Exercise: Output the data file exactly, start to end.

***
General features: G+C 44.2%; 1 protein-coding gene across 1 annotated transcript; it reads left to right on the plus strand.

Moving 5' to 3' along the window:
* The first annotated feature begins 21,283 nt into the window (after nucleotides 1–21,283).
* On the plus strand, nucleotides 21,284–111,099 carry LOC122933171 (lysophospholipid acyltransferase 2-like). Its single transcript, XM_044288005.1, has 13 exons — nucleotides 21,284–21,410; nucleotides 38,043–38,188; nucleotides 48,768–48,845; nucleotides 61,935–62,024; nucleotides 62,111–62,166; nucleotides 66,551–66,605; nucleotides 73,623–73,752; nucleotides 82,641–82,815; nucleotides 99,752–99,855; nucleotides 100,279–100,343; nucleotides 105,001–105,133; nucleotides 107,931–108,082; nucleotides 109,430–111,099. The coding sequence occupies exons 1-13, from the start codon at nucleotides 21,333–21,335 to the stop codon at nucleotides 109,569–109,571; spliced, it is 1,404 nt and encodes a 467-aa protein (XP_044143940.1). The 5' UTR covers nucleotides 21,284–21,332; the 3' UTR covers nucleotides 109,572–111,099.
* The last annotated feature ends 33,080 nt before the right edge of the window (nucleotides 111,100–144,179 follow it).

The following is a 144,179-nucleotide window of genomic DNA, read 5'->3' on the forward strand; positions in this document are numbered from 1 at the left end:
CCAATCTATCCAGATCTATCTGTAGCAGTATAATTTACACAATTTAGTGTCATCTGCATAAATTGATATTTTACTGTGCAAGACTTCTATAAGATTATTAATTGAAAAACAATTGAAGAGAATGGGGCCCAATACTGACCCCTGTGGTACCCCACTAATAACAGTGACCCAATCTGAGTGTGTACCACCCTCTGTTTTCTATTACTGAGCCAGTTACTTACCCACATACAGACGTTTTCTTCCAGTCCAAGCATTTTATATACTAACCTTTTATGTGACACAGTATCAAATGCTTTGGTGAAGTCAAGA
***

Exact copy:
General features: G+C 44.2%; 1 protein-coding gene across 1 annotated transcript; it reads left to right on the plus strand.

Moving 5' to 3' along the window:
* The first annotated feature begins 21,283 nt into the window (after nucleotides 1–21,283).
* On the plus strand, nucleotides 21,284–111,099 carry LOC122933171 (lysophospholipid acyltransferase 2-like). Its single transcript, XM_044288005.1, has 13 exons — nucleotides 21,284–21,410; nucleotides 38,043–38,188; nucleotides 48,768–48,845; nucleotides 61,935–62,024; nucleotides 62,111–62,166; nucleotides 66,551–66,605; nucleotides 73,623–73,752; nucleotides 82,641–82,815; nucleotides 99,752–99,855; nucleotides 100,279–100,343; nucleotides 105,001–105,133; nucleotides 107,931–108,082; nucleotides 109,430–111,099. The coding sequence occupies exons 1-13, from the start codon at nucleotides 21,333–21,335 to the stop codon at nucleotides 109,569–109,571; spliced, it is 1,404 nt and encodes a 467-aa protein (XP_044143940.1). The 5' UTR covers nucleotides 21,284–21,332; the 3' UTR covers nucleotides 109,572–111,099.
* The last annotated feature ends 33,080 nt before the right edge of the window (nucleotides 111,100–144,179 follow it).

The following is a 144,179-nucleotide window of genomic DNA, read 5'->3' on the forward strand; positions in this document are numbered from 1 at the left end:
CCAATCTATCCAGATCTATCTGTAGCAGTATAATTTACACAATTTAGTGTCATCTGCATAAATTGATATTTTACTGTGCAAGACTTCTATAAGATTATTAATTGAAAAACAATTGAAGAGAATGGGGCCCAATACTGACCCCTGTGGTACCCCACTAATAACAGTGACCCAATCTGAGTGTGTACCACCCTCTGTTTTCTATTACTGAGCCAGTTACTTACCCACATACAGACGTTTTCTTCCAGTCCAAGCATTTTATATACTAACCTTTTATGTGACACAGTATCAAATGCTTTGGTGAAGTCAAGA